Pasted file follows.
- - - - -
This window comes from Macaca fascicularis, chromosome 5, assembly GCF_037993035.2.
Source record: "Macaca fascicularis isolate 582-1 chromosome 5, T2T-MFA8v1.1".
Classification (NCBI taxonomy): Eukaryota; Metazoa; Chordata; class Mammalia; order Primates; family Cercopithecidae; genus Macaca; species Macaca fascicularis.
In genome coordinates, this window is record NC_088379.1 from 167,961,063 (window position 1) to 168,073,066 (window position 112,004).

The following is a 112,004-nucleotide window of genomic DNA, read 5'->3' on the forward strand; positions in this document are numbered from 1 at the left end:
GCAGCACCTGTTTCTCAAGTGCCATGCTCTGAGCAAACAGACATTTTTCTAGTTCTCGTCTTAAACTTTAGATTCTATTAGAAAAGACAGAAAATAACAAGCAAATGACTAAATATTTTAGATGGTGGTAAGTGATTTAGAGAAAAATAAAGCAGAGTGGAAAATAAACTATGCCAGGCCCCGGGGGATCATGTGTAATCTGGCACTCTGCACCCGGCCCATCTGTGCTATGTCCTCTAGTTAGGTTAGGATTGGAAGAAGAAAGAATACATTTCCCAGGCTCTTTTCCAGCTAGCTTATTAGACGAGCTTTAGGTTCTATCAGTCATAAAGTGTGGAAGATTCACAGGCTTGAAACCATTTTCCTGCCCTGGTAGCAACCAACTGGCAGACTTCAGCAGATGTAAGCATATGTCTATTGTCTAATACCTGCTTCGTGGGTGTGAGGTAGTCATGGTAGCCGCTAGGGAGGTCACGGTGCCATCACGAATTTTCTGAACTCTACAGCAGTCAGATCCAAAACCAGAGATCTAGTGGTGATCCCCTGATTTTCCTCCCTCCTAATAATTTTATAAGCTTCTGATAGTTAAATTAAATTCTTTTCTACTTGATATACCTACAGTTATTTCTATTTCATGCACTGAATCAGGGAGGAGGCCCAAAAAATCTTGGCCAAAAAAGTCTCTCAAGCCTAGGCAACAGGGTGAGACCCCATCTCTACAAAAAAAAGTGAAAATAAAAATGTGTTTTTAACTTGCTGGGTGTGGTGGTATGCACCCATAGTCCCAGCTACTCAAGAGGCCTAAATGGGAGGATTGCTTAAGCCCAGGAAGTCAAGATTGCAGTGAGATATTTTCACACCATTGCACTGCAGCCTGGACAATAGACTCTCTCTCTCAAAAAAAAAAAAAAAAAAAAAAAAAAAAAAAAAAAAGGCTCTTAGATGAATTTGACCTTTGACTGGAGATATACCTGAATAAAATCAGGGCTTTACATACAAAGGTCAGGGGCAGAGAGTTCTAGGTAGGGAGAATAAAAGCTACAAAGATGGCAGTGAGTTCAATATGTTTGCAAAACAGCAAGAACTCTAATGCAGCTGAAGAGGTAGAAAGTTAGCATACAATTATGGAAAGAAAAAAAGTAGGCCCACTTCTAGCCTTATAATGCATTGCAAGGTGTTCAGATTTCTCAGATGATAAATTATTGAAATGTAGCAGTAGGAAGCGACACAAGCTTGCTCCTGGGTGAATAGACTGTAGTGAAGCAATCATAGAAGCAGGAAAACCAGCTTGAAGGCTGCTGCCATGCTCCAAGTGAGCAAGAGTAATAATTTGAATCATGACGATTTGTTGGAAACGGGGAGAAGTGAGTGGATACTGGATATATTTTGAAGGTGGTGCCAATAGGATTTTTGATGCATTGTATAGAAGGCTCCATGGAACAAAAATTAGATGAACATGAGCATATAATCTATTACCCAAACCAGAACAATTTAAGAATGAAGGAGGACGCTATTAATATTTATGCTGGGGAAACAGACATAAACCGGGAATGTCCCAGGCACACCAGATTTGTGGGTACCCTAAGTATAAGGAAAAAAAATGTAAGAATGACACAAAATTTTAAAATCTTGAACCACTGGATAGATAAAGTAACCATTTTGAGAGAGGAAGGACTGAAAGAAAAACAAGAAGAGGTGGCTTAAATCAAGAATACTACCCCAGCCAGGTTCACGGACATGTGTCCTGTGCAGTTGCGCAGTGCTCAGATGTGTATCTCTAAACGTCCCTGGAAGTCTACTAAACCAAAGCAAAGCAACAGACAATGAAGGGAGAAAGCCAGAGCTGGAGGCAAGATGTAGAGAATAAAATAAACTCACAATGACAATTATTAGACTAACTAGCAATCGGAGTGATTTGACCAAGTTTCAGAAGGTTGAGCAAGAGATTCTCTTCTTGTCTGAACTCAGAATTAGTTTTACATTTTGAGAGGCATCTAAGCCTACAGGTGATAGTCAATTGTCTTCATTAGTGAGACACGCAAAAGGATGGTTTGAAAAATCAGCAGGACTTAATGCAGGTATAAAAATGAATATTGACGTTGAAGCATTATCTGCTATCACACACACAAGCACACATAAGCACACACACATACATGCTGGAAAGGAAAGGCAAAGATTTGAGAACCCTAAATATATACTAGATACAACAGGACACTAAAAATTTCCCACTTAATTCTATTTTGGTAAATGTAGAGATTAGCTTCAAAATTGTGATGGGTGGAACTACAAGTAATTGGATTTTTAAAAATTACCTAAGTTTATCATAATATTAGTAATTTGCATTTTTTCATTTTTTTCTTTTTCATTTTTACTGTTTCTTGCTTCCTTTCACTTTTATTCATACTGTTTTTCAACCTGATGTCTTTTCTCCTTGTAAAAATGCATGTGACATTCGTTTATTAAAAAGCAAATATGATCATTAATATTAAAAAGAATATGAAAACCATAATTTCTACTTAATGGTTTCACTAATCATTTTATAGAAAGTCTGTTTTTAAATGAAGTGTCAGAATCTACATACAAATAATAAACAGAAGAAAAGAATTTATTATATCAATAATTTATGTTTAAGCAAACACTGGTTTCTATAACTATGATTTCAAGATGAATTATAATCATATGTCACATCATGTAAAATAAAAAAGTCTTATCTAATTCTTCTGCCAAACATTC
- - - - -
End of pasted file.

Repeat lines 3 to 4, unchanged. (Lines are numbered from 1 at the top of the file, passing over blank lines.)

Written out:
Classification (NCBI taxonomy): Eukaryota; Metazoa; Chordata; class Mammalia; order Primates; family Cercopithecidae; genus Macaca; species Macaca fascicularis.
In genome coordinates, this window is record NC_088379.1 from 167,961,063 (window position 1) to 168,073,066 (window position 112,004).